Eddie Redmayne, Benedict Cumberbatch, James Blunt and all the entertainers who went to expensive schools have a friend in the Culture Secretary, Sajid Javid.
Mr Javid, a bus driver’s son who went to a comprehensive school, told journalists at a press lunch that it is wrong to “knock” successful performers because of choices made for them by their parents. He was answering criticism by Chris Bryant, Labour’s shadow culture minister, who declared: “We can’t have a culture dominated by Eddie Redmayne and James Blunt. Where are the Albert Finneys and the Glenda Jacksons?”
Blunt did not like that. The Harrow-educated singer replied in an open letter calling Bryant a “classist gimp”, but Bryant’s concerns were reinforced by actress Julie Walters, a builder’s daughter from Smethwick, who complained that “working-class kids aren’t represented” on stage and screen and predicted a future with “middle-class people playing working-class people, like it used to be”.
But Mr Javid said today: “The answer is not to knock people who have gone to a particular school because that’s a decision their parents made. I think the best way to help people who may not have gone to a school that helped them with drama or acting is making sure that we pull them up.”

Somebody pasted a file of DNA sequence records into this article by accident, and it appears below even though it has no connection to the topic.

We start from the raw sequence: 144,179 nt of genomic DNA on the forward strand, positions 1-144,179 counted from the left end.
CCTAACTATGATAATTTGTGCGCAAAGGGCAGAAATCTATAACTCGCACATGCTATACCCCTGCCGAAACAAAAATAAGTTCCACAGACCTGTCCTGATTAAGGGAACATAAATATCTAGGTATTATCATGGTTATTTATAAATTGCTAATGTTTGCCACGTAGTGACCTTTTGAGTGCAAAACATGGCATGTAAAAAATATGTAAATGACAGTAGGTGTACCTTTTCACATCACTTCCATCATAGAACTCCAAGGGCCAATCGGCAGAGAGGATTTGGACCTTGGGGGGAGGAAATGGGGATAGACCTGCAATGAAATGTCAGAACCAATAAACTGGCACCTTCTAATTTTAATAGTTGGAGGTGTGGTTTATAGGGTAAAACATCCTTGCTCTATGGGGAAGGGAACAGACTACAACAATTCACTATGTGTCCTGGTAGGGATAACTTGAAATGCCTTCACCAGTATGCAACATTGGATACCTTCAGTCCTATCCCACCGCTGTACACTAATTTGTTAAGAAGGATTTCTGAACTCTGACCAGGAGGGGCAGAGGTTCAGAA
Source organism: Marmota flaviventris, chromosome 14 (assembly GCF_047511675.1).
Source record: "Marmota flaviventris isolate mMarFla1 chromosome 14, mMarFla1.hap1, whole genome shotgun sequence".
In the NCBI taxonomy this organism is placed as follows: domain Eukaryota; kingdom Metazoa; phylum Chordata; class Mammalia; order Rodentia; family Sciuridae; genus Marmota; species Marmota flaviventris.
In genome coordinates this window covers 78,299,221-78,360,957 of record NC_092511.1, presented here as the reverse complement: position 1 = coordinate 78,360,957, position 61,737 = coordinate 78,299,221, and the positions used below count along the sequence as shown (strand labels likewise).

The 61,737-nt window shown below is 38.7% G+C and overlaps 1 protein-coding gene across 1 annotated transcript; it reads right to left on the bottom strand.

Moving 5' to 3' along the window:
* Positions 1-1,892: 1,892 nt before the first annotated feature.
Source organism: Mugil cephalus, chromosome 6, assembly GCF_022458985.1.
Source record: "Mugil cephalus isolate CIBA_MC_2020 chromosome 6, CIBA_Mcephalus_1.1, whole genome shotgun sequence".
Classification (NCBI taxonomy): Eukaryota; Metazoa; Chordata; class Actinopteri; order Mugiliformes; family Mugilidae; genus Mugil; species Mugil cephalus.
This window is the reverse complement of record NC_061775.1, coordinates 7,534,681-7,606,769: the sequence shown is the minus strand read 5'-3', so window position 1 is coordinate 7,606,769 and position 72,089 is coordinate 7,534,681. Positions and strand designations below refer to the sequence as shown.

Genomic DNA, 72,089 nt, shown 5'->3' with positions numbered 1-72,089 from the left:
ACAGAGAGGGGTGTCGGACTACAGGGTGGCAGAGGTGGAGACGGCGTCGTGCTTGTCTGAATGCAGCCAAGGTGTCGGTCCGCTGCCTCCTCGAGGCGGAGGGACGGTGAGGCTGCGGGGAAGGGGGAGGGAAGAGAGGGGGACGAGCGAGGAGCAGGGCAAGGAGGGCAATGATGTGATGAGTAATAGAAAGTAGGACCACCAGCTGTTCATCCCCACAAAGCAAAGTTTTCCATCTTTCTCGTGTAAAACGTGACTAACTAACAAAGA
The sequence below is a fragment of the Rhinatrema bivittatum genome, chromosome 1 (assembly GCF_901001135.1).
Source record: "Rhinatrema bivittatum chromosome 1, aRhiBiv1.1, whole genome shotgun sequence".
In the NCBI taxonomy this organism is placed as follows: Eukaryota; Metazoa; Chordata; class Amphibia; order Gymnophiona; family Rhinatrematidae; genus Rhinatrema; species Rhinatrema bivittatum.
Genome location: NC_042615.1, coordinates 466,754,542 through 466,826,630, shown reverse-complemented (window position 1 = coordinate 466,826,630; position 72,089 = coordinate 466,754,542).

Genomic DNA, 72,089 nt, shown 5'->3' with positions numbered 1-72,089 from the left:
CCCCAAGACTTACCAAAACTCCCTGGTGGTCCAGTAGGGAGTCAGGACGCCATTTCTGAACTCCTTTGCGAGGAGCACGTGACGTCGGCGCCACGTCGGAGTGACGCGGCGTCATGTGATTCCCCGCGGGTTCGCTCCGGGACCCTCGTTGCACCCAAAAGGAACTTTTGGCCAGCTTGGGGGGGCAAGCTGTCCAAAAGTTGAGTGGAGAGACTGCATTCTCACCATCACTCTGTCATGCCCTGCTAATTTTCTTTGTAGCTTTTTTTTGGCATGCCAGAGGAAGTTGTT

He did not say how, but I’m sure he’ll think of something.
Do 18 MPs equal a zombie?
It is quite wrong to call the current parliament a “zombie parliament”, Michael Gove, the Chief Whip, has insisted. “That is not a zombie parliament, it is a democratic parliament,” he said in a speech to the Policy Exchange think-tank.
An hour before he started speaking, I went in to see the not-at-all-zombie parliament in action. There were 18 MPs scattered around the chamber, 10 on the government side, seven on the opposing benches, and one in the Speaker’s chair. That is better than average for a Thursday evening.
Heffer loses his bray
Regular readers of the Saturday Daily Mail will have noticed how much duller it has become without the deafening harrumph that was Simon Heffer’s weekly column.
Nowhere in the industry is there a columnist more delighted by the rise of Ukip than the Heff. The column he wrote after Douglas Carswell became Ukip’s first elected MP last October was spiked because it exuded such triumphant glee. Now the Heff has had his slot taken away altogether.
That leaves only one national newspaper that carries a regular column by a writer unashamedly pro-Ukip. It is The Independent, in which you can read Nigel Farage every Friday.
Count and the ‘smelly cow’
Another day, another apology from a Ukip activist. Bernard Borman-Schreiber von Ullersdorf, a Prussian Count and member of Leyburn Town Council, in North Yorkshire, objected to the way a woman had parked outside his home.
The council is investigating her claim he called her a “stupid cow” and a “smelly cow”. He told the Northern Echo: “I dare say that when one is confronted by rude people, one may lose one’s temper and say things which are not appropriate. I regret it if I may have used inappropriate language.”